The Columbia University professor, speaking on the sidelines of a conference in the southern German city of Lindau, said that high unemployment and sluggish growth underscore the shortcomings of the response to the turbulence that swept the currency bloc.
“Now we see the enormous price that Europe is paying,” Stiglitz said in an interview with Bloomberg Television.
German Chancellor Angela Merkel, who led the focus on cutting budgets and overhauling labour regulations, is set to speak at the Lindau conference. The economies of Germany, France and Italy — the largest in the 18-member union — failed to grow in the second quarter, threatening the fragile recovery and raising pressure on the ECB to expand stimulus.
Eurozone inflation slowed to 0.4% in July, the weakest pace in almost five years, compared with the ECB’s goal of just under 2%. Unemployment was 11.5% in June, near the record 12% set last year as the region exited its longest-ever recession.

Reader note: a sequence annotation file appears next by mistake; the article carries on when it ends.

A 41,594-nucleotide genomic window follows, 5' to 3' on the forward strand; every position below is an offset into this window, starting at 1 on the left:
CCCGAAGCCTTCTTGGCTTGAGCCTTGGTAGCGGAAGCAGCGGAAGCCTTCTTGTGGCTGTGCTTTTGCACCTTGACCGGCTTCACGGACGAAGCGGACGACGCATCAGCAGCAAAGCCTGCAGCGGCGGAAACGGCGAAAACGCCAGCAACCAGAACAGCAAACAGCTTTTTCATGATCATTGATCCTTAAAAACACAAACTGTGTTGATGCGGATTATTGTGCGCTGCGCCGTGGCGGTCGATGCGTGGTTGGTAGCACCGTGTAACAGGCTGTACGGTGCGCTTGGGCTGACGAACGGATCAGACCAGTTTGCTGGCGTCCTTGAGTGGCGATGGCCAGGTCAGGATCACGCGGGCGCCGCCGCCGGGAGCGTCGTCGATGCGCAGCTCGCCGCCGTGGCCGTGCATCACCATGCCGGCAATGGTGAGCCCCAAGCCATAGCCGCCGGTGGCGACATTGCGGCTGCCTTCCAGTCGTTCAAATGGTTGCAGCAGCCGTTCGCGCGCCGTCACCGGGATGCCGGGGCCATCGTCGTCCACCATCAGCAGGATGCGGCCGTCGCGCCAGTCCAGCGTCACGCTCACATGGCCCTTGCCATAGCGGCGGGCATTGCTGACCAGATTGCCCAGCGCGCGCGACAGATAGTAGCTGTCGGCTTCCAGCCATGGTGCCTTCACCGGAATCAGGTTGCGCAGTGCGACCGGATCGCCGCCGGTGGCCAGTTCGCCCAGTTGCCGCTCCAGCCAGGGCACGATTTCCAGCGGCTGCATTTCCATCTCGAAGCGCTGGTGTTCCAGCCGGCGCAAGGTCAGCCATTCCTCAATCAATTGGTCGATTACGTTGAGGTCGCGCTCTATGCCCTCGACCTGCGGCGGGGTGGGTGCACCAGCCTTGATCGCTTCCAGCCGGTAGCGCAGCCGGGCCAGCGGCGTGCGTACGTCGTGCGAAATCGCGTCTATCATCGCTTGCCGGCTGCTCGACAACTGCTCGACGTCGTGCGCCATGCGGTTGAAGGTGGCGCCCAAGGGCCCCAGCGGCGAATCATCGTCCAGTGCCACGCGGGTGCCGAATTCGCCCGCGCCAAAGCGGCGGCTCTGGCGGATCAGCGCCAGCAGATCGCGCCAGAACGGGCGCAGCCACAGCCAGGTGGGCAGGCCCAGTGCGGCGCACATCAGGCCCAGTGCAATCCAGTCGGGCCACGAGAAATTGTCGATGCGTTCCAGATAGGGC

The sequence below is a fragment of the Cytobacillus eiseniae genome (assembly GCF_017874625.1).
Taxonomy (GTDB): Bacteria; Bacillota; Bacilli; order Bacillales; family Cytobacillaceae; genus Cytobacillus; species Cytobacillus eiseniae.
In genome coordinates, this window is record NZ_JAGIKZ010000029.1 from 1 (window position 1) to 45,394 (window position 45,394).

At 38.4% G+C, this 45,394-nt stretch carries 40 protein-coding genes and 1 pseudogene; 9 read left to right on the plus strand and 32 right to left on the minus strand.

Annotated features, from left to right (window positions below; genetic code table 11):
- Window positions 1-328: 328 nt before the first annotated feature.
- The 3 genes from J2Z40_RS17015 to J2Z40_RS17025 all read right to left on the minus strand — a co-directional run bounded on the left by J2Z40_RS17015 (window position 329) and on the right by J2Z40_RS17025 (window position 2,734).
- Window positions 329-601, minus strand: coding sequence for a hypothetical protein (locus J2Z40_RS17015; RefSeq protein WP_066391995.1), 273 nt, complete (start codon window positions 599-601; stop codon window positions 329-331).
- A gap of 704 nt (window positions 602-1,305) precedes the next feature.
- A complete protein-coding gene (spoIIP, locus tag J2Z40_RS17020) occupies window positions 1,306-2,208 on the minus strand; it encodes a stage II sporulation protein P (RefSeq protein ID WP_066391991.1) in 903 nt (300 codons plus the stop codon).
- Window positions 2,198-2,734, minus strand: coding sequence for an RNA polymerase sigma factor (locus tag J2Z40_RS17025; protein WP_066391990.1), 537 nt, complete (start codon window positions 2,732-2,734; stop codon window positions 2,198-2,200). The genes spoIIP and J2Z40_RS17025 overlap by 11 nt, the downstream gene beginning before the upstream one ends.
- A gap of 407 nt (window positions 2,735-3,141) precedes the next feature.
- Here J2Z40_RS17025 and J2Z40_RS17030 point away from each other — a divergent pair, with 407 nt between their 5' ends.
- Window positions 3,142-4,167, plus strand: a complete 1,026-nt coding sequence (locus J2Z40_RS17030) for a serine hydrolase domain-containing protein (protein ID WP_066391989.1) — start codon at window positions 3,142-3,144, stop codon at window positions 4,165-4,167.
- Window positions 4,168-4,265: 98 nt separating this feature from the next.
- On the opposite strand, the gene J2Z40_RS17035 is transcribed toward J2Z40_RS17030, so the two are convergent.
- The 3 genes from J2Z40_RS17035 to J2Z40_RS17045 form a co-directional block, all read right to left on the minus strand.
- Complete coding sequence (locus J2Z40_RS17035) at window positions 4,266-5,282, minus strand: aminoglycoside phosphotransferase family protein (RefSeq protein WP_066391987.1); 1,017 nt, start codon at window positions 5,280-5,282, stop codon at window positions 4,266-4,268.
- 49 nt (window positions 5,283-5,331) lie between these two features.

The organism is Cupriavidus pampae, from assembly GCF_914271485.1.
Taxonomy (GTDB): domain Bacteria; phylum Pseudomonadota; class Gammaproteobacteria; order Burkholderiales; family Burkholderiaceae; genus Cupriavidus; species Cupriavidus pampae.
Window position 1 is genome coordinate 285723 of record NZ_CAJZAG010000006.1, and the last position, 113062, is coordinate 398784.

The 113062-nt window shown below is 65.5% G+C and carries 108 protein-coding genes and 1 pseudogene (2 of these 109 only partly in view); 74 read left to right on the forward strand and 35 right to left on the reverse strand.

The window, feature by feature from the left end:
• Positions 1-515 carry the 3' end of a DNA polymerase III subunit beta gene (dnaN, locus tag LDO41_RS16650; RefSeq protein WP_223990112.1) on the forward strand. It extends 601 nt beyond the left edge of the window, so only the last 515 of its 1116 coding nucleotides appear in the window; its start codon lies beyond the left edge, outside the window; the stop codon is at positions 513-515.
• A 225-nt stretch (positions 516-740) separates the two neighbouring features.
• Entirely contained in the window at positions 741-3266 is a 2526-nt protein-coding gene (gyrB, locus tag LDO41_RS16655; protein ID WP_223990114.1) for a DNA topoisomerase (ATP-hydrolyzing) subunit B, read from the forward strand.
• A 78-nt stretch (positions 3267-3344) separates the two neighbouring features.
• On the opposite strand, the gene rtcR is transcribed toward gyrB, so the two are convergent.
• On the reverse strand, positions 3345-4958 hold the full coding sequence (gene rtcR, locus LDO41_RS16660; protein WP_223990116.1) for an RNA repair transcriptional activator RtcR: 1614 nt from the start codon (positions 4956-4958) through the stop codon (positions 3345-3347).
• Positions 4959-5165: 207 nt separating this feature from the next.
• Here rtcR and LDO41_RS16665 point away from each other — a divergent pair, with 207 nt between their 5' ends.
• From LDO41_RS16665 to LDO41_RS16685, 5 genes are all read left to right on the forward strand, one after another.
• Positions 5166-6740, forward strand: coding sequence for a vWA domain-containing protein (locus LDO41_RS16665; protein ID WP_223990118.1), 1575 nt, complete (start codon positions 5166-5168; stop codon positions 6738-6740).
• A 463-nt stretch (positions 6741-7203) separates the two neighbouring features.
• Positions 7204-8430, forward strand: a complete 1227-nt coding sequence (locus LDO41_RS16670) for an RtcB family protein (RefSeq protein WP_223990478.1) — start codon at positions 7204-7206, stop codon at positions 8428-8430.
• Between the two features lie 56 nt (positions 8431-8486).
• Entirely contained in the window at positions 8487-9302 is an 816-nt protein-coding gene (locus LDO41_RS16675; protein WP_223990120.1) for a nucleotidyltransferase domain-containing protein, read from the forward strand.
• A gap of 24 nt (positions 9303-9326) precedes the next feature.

Stiglitz criticised the pace of construction of a European banking union as “too slow” and called for the mutualisation of eurozone debt. That’s a position Germany and other nations have rejected.
“You need more of what you’d call a fiscal union,” Stiglitz said. “If Europe could borrow as a whole, it could borrow at interest rates at the likes of the United States.”
While the ECB announced an unprecedented package of stimulus measures in June, including a negative deposit rate for the first time, “monetary policy can’t really be a substitute for these other policies,” Stiglitz said.
Data last week showed that Germany’s economy shrank 0.2% in the second quarter, more than economists forecast.
France scrapped its 2014 deficit target after its economy stagnated for a second straight quarter. Italy unexpectedly slid into recession. The weakness of the recovery leaves the eurozone more exposed to external shocks. ECB president Mario Draghi earlier this month warned of “heightened” political risks such as the intensifying conflict between Russia and Ukraine.